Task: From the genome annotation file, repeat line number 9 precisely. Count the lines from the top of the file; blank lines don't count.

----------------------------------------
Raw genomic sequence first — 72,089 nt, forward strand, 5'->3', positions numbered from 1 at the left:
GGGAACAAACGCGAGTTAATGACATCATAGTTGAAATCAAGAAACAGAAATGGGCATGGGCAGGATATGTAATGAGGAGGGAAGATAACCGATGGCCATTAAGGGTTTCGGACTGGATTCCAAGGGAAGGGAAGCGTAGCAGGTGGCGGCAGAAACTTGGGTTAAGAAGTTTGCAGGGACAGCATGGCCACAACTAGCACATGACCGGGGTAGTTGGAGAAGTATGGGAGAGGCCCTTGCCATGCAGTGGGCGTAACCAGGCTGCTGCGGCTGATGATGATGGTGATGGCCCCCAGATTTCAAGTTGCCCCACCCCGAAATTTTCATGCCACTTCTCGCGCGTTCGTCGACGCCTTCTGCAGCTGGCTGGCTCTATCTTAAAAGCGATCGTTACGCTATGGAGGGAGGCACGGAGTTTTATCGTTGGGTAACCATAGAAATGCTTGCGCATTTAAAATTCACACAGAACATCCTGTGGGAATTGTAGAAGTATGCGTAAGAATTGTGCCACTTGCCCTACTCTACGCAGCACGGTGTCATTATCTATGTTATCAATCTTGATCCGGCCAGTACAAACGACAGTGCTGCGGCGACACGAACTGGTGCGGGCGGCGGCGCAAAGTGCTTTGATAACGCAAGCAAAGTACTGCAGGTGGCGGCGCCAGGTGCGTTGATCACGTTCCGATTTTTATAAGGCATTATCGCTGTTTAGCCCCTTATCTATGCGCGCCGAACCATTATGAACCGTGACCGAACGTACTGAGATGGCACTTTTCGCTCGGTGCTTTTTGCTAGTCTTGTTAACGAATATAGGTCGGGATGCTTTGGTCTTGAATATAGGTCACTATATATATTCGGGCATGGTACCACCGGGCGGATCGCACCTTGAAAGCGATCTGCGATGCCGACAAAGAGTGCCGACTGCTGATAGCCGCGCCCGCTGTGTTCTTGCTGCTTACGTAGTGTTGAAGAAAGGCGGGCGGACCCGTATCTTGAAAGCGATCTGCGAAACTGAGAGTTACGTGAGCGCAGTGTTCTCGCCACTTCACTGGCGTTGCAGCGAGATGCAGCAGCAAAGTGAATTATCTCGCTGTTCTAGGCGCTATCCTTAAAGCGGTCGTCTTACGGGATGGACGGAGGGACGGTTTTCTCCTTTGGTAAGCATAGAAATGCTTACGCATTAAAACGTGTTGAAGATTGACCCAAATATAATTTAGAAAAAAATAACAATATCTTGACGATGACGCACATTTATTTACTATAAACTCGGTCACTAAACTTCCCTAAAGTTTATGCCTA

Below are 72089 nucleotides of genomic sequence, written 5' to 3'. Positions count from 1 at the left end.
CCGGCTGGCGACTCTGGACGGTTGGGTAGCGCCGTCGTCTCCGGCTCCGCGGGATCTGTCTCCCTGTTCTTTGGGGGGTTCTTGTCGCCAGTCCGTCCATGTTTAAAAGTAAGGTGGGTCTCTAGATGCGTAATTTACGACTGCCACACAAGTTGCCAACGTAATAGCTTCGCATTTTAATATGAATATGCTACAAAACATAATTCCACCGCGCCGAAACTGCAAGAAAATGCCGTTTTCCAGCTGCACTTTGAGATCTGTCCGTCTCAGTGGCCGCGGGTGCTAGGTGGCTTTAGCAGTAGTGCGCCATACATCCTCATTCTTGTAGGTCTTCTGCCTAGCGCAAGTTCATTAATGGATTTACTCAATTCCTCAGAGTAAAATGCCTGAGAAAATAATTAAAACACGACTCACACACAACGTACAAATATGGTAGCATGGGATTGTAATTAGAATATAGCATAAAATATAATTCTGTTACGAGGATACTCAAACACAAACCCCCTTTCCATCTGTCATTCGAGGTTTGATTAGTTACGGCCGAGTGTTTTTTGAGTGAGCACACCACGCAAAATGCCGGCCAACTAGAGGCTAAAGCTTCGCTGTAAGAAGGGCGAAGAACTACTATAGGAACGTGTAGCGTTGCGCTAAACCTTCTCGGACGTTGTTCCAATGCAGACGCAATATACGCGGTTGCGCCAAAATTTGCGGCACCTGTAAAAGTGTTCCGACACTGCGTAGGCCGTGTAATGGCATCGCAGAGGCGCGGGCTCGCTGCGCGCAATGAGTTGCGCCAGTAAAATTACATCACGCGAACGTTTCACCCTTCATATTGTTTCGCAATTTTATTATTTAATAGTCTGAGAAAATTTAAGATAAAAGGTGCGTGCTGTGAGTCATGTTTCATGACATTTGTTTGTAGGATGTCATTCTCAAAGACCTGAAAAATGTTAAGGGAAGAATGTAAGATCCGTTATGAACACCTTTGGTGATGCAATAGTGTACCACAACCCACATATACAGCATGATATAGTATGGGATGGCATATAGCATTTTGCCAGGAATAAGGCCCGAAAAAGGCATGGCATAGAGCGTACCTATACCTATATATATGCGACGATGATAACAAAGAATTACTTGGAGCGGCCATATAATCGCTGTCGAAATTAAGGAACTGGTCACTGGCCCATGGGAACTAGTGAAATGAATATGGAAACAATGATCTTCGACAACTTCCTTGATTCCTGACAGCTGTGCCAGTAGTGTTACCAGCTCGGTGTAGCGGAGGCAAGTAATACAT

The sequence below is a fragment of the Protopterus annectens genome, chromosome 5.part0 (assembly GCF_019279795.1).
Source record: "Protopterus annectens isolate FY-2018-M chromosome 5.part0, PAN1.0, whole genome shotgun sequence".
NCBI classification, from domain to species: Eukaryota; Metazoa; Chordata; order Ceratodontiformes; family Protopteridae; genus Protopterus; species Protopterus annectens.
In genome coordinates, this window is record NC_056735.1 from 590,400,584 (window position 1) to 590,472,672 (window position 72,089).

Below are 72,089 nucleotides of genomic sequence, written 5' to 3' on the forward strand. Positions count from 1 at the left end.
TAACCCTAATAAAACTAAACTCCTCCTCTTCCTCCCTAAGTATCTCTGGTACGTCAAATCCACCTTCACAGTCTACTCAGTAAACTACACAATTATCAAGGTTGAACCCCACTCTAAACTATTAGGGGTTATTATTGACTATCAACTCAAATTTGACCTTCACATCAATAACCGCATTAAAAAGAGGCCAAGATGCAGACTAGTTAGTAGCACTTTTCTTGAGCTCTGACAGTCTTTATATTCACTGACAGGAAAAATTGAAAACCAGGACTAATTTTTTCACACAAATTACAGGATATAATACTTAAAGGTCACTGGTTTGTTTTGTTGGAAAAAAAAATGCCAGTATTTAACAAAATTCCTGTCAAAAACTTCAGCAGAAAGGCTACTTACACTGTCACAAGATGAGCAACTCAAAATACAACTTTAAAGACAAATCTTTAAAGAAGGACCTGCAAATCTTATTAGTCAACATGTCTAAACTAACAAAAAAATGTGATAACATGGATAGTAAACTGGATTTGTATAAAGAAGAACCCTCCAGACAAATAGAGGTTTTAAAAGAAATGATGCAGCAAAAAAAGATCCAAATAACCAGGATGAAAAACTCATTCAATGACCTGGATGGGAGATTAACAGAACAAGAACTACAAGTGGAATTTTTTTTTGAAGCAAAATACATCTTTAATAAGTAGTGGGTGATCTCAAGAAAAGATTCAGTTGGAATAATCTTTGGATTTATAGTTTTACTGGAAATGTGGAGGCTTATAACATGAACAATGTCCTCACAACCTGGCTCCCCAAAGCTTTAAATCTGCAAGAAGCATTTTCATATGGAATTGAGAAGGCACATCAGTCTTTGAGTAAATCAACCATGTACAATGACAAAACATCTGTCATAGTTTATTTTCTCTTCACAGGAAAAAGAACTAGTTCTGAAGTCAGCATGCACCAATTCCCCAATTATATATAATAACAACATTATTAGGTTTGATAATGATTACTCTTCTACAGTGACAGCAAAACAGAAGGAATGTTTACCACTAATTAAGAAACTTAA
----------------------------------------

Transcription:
Below are 72,089 nucleotides of genomic sequence, written 5' to 3' on the forward strand. Positions count from 1 at the left end.